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7. Symbols

This package defines several symbol-related features that were missing from Emacs Lisp.

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7.1 Property Lists

These functions augment the standard Emacs Lisp functions get and put for operating on properties attached to objects. There are also functions for working with property lists as first-class data structures not attached to particular objects.

Function: getf place property &optional default

This function scans the list place as if it were a property list, i.e., a list of alternating property names and values. If an even-numbered element of place is found which is eq to property, the following odd-numbered element is returned. Otherwise, default is returned (or nil if no default is given).

In particular,

(get sym prop)  ≡  (getf (symbol-plist sym) prop)

It is legal to use getf as a setf place, in which case its place argument must itself be a legal setf place. The default argument, if any, is ignored in this context. The effect is to change (via setcar) the value cell in the list that corresponds to property, or to cons a new property-value pair onto the list if the property is not yet present.

(put sym prop val)  ≡  (setf (getf (symbol-plist sym) prop) val)

The get function is also setf-able. The fact that default is ignored can sometimes be useful:

(incf (get 'foo 'usage-count 0))

Here, symbol foo’s usage-count property is incremented if it exists, or set to 1 (an incremented 0) otherwise.

When not used as a setf form, getf is just a regular function and its place argument can actually be any Lisp expression.

Macro: remf place property

This macro removes the property-value pair for property from the property list stored at place, which is any setf-able place expression. It returns true if the property was found. Note that if property happens to be first on the list, this will effectively do a (setf place (cddr place)), whereas if it occurs later, this simply uses setcdr to splice out the property and value cells.

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7.2 Creating Symbols

These functions create unique symbols, typically for use as temporary variables.

Function: gensym &optional x

This function creates a new, uninterned symbol (using make-symbol) with a unique name. (The name of an uninterned symbol is relevant only if the symbol is printed.) By default, the name is generated from an increasing sequence of numbers, ‘G1000’, ‘G1001’, ‘G1002’, etc. If the optional argument x is a string, that string is used as a prefix instead of ‘G’. Uninterned symbols are used in macro expansions for temporary variables, to ensure that their names will not conflict with “real” variables in the user’s code.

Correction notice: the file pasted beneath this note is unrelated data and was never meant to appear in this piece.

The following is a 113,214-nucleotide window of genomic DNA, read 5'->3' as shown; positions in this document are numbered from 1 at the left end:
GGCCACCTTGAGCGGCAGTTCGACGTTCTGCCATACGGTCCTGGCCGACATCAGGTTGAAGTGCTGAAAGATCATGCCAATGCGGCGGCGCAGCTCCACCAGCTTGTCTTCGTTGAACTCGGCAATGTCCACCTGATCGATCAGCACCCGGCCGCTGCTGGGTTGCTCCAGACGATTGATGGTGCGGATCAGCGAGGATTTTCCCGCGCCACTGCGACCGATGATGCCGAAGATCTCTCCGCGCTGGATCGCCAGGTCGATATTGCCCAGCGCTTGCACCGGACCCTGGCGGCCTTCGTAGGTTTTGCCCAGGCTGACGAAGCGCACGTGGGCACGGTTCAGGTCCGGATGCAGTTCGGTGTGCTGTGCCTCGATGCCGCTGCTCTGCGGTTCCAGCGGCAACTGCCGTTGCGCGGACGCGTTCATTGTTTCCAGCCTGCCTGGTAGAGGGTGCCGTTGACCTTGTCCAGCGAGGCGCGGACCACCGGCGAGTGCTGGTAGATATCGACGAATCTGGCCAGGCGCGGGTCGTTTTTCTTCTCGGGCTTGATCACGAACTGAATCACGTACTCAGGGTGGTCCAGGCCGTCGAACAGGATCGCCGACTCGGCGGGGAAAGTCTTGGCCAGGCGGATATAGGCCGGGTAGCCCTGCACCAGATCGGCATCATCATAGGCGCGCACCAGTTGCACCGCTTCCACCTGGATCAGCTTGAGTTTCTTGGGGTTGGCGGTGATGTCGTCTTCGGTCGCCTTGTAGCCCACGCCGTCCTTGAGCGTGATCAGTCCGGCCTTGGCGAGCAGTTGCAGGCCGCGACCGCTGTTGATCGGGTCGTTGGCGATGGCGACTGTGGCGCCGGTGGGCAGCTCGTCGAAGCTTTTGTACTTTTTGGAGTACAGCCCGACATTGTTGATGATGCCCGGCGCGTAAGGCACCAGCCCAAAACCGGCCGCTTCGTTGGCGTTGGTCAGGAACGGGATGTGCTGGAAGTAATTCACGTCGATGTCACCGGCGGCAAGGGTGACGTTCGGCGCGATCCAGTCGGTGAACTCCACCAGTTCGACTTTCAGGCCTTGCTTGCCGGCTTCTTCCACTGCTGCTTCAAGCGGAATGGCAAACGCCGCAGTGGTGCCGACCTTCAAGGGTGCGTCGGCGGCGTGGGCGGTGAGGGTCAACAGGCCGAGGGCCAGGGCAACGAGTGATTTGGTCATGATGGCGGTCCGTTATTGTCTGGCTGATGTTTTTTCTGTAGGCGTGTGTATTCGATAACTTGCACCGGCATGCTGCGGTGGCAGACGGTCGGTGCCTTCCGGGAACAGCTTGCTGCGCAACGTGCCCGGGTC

Variable: *gensym-counter*

This variable holds the counter used to generate gensym names. It is incremented after each use by gensym. In Common Lisp this is initialized with 0, but this package initializes it with a random (time-dependent) value to avoid trouble when two files that each used gensym in their compilation are loaded together.

XEmacs note: As of XEmacs 21.0, an uninterned symbol remains uninterned even after being dumped to bytecode. Older versions of Emacs didn’t distinguish the printed representation of interned and uninterned symbols, so their names had to be treated more carefully.

Function: gentemp &optional x

This function is like gensym, except that it produces a new interned symbol. If the symbol that is generated already exists, the function keeps incrementing the counter and trying again until a new symbol is generated.

The Quiroz ‘cl.el’ package also defined a defkeyword form for creating self-quoting keyword symbols. This package automatically creates all keywords that are called for by &key argument specifiers, and discourages the use of keywords as data unrelated to keyword arguments, so the defkeyword form has been discontinued.

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This document was generated by Aidan Kehoe on December 27, 2016 using texi2html 1.82.